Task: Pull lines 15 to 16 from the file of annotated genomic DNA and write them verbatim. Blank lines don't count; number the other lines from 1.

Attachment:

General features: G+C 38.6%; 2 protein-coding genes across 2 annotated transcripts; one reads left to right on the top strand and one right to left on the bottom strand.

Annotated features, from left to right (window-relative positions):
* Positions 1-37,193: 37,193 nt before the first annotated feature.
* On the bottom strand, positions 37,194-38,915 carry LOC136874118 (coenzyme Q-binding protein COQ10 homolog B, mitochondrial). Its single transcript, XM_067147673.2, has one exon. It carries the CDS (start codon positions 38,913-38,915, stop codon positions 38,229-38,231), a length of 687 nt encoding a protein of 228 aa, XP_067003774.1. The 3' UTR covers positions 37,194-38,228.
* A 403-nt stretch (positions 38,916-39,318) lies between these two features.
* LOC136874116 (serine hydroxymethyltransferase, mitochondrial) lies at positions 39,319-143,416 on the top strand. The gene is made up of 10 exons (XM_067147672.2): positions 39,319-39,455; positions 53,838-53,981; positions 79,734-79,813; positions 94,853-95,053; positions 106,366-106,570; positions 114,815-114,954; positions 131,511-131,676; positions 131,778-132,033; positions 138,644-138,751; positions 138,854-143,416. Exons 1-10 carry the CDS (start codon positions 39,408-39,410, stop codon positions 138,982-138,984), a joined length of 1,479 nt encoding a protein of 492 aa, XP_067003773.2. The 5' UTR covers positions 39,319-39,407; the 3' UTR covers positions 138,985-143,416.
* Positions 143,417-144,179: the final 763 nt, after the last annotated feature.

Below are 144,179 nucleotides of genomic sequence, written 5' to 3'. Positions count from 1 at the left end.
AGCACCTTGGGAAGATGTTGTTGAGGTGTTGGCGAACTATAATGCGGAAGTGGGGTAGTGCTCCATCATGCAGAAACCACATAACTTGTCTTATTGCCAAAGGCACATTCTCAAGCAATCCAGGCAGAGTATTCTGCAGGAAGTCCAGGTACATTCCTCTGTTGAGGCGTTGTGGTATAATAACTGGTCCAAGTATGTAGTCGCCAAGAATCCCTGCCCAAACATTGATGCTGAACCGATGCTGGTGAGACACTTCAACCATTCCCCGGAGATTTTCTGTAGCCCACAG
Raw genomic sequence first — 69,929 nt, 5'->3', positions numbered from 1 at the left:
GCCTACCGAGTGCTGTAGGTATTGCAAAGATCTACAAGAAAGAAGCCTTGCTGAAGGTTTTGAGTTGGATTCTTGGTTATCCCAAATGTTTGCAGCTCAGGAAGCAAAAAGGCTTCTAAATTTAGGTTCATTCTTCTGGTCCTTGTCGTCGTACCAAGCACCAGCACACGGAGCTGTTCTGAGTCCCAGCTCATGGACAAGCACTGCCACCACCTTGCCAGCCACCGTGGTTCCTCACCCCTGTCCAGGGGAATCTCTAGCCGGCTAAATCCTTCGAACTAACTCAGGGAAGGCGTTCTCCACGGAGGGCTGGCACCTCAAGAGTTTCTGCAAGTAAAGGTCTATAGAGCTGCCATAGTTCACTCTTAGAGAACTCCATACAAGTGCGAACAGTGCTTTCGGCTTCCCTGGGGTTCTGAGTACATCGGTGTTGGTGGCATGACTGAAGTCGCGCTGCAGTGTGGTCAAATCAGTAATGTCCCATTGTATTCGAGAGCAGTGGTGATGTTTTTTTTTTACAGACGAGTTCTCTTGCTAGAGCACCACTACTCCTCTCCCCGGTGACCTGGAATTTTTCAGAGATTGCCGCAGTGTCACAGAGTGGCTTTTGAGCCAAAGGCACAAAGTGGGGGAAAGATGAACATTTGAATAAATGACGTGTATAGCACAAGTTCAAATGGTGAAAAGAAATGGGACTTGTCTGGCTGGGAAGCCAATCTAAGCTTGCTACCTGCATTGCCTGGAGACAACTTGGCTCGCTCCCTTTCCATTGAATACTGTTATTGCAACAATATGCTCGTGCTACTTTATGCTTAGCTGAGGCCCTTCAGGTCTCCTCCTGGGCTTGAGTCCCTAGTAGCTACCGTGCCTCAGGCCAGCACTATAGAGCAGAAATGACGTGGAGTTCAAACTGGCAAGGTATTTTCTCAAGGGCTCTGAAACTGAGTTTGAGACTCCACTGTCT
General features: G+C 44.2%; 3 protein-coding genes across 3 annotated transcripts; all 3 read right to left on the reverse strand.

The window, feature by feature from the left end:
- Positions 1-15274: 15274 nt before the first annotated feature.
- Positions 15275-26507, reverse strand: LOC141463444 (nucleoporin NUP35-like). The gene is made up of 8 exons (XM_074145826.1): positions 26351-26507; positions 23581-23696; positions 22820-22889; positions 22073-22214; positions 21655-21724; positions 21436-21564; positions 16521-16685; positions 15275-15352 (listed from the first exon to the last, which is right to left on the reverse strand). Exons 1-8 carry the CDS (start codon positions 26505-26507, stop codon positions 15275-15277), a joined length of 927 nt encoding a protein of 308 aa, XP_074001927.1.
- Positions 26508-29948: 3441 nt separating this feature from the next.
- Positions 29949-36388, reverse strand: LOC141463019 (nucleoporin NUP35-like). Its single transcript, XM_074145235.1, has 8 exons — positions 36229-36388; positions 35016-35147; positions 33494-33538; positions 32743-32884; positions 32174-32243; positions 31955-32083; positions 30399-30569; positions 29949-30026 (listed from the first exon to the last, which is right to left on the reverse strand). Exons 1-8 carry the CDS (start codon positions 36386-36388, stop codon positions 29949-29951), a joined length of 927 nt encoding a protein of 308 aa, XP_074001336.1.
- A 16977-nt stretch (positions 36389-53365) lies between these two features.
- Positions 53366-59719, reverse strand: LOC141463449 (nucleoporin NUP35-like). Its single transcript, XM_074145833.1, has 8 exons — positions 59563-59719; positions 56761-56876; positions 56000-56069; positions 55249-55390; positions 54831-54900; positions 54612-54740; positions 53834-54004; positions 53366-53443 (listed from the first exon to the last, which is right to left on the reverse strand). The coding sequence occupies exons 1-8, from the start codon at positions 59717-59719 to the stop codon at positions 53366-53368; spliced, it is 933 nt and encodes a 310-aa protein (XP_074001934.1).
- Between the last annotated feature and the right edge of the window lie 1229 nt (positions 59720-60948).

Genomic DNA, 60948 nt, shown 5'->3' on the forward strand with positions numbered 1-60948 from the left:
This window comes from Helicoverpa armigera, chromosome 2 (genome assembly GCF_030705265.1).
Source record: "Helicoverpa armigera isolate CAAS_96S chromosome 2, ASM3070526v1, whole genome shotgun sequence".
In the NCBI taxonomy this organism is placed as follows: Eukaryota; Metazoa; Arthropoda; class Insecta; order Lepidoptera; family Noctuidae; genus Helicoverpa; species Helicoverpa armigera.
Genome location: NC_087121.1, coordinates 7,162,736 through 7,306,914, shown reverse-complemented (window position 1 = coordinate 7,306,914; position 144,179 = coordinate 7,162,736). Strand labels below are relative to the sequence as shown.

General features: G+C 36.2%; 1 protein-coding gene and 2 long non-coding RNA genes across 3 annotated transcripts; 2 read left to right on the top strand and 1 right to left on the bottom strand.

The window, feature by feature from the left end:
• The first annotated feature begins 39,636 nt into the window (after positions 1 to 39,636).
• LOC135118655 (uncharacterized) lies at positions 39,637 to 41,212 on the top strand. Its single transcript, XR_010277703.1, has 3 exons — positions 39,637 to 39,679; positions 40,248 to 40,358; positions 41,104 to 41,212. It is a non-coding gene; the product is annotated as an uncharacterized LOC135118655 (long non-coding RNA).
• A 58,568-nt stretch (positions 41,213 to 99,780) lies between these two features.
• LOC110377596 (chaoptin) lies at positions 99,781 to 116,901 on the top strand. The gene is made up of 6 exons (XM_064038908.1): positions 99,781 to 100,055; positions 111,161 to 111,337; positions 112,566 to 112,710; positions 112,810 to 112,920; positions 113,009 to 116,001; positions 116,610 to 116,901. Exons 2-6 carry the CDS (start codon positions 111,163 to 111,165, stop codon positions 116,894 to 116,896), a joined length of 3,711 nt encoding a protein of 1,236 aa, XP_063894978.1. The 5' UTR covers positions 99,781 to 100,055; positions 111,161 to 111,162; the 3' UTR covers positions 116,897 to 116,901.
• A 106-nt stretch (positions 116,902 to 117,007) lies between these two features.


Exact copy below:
- Positions 15275-26507, reverse strand: LOC141463444 (nucleoporin NUP35-like). The gene is made up of 8 exons (XM_074145826.1): positions 26351-26507; positions 23581-23696; positions 22820-22889; positions 22073-22214; positions 21655-21724; positions 21436-21564; positions 16521-16685; positions 15275-15352 (listed from the first exon to the last, which is right to left on the reverse strand). Exons 1-8 carry the CDS (start codon positions 26505-26507, stop codon positions 15275-15277), a joined length of 927 nt encoding a protein of 308 aa, XP_074001927.1.
- Positions 26508-29948: 3441 nt separating this feature from the next.